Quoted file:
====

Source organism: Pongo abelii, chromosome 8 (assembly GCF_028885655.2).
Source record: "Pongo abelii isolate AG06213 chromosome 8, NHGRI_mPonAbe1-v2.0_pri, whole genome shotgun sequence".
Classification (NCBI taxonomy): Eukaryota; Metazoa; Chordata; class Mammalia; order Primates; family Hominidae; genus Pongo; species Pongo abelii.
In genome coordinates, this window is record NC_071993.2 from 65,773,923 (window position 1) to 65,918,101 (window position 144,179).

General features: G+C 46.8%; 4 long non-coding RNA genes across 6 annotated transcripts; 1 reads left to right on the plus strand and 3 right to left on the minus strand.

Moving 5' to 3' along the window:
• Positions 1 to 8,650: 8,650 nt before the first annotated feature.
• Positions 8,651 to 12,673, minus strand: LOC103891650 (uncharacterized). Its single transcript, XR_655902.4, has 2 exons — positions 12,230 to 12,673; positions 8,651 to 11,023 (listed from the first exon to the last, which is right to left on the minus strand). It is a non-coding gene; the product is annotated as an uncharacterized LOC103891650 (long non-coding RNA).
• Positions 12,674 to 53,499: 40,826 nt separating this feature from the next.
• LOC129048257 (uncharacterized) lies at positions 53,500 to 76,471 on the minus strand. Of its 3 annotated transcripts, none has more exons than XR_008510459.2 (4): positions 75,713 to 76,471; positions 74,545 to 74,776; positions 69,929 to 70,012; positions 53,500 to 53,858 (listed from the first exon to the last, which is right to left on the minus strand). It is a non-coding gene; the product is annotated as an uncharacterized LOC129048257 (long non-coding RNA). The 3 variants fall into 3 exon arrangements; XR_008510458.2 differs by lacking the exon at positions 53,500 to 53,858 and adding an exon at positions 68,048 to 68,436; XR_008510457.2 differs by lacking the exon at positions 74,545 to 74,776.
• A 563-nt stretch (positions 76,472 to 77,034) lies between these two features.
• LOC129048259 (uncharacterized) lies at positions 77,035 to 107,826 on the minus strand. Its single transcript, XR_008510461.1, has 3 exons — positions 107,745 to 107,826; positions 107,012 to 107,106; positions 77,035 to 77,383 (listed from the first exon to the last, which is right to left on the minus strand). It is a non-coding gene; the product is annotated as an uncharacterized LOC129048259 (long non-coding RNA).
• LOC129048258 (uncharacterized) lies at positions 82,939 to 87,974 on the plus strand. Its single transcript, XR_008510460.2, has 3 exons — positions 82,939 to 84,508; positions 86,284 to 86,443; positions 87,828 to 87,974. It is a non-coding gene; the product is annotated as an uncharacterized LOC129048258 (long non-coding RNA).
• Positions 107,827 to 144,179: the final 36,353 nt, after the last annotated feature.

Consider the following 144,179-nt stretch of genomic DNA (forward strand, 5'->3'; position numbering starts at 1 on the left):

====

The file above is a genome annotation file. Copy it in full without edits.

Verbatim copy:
Source organism: Pongo abelii, chromosome 8 (assembly GCF_028885655.2).
Source record: "Pongo abelii isolate AG06213 chromosome 8, NHGRI_mPonAbe1-v2.0_pri, whole genome shotgun sequence".
Classification (NCBI taxonomy): Eukaryota; Metazoa; Chordata; class Mammalia; order Primates; family Hominidae; genus Pongo; species Pongo abelii.
In genome coordinates, this window is record NC_071993.2 from 65,773,923 (window position 1) to 65,918,101 (window position 144,179).

General features: G+C 46.8%; 4 long non-coding RNA genes across 6 annotated transcripts; 1 reads left to right on the plus strand and 3 right to left on the minus strand.

Moving 5' to 3' along the window:
• Positions 1 to 8,650: 8,650 nt before the first annotated feature.
• Positions 8,651 to 12,673, minus strand: LOC103891650 (uncharacterized). Its single transcript, XR_655902.4, has 2 exons — positions 12,230 to 12,673; positions 8,651 to 11,023 (listed from the first exon to the last, which is right to left on the minus strand). It is a non-coding gene; the product is annotated as an uncharacterized LOC103891650 (long non-coding RNA).
• Positions 12,674 to 53,499: 40,826 nt separating this feature from the next.
• LOC129048257 (uncharacterized) lies at positions 53,500 to 76,471 on the minus strand. Of its 3 annotated transcripts, none has more exons than XR_008510459.2 (4): positions 75,713 to 76,471; positions 74,545 to 74,776; positions 69,929 to 70,012; positions 53,500 to 53,858 (listed from the first exon to the last, which is right to left on the minus strand). It is a non-coding gene; the product is annotated as an uncharacterized LOC129048257 (long non-coding RNA). The 3 variants fall into 3 exon arrangements; XR_008510458.2 differs by lacking the exon at positions 53,500 to 53,858 and adding an exon at positions 68,048 to 68,436; XR_008510457.2 differs by lacking the exon at positions 74,545 to 74,776.
• A 563-nt stretch (positions 76,472 to 77,034) lies between these two features.
• LOC129048259 (uncharacterized) lies at positions 77,035 to 107,826 on the minus strand. Its single transcript, XR_008510461.1, has 3 exons — positions 107,745 to 107,826; positions 107,012 to 107,106; positions 77,035 to 77,383 (listed from the first exon to the last, which is right to left on the minus strand). It is a non-coding gene; the product is annotated as an uncharacterized LOC129048259 (long non-coding RNA).
• LOC129048258 (uncharacterized) lies at positions 82,939 to 87,974 on the plus strand. Its single transcript, XR_008510460.2, has 3 exons — positions 82,939 to 84,508; positions 86,284 to 86,443; positions 87,828 to 87,974. It is a non-coding gene; the product is annotated as an uncharacterized LOC129048258 (long non-coding RNA).
• Positions 107,827 to 144,179: the final 36,353 nt, after the last annotated feature.

Consider the following 144,179-nt stretch of genomic DNA (forward strand, 5'->3'; position numbering starts at 1 on the left):